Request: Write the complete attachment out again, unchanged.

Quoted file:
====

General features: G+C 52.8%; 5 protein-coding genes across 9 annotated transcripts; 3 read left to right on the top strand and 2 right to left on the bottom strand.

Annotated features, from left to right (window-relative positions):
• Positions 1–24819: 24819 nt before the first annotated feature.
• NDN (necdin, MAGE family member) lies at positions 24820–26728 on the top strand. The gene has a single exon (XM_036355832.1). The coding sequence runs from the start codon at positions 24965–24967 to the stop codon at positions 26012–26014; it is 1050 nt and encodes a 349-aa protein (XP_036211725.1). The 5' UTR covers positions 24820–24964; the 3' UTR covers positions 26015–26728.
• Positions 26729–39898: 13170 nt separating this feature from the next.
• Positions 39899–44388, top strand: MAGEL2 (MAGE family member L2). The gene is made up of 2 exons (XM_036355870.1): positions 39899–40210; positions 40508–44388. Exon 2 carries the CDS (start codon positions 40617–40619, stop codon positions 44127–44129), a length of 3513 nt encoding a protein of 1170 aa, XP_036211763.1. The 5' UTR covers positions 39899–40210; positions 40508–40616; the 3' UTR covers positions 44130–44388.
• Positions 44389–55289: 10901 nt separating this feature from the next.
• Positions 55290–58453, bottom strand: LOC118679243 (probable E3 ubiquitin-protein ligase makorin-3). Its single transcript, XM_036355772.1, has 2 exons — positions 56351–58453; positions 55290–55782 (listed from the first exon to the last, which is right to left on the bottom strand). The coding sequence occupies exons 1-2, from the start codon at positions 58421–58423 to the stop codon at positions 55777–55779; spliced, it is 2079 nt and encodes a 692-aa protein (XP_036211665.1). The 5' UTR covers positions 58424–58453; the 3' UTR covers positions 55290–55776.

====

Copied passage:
General features: G+C 52.8%; 5 protein-coding genes across 9 annotated transcripts; 3 read left to right on the top strand and 2 right to left on the bottom strand.

Annotated features, from left to right (window-relative positions):
• Positions 1–24819: 24819 nt before the first annotated feature.
• NDN (necdin, MAGE family member) lies at positions 24820–26728 on the top strand. The gene has a single exon (XM_036355832.1). The coding sequence runs from the start codon at positions 24965–24967 to the stop codon at positions 26012–26014; it is 1050 nt and encodes a 349-aa protein (XP_036211725.1). The 5' UTR covers positions 24820–24964; the 3' UTR covers positions 26015–26728.
• Positions 26729–39898: 13170 nt separating this feature from the next.
• Positions 39899–44388, top strand: MAGEL2 (MAGE family member L2). The gene is made up of 2 exons (XM_036355870.1): positions 39899–40210; positions 40508–44388. Exon 2 carries the CDS (start codon positions 40617–40619, stop codon positions 44127–44129), a length of 3513 nt encoding a protein of 1170 aa, XP_036211763.1. The 5' UTR covers positions 39899–40210; positions 40508–40616; the 3' UTR covers positions 44130–44388.
• Positions 44389–55289: 10901 nt separating this feature from the next.
• Positions 55290–58453, bottom strand: LOC118679243 (probable E3 ubiquitin-protein ligase makorin-3). Its single transcript, XM_036355772.1, has 2 exons — positions 56351–58453; positions 55290–55782 (listed from the first exon to the last, which is right to left on the bottom strand). The coding sequence occupies exons 1-2, from the start codon at positions 58421–58423 to the stop codon at positions 55777–55779; spliced, it is 2079 nt and encodes a 692-aa protein (XP_036211665.1). The 5' UTR covers positions 58424–58453; the 3' UTR covers positions 55290–55776.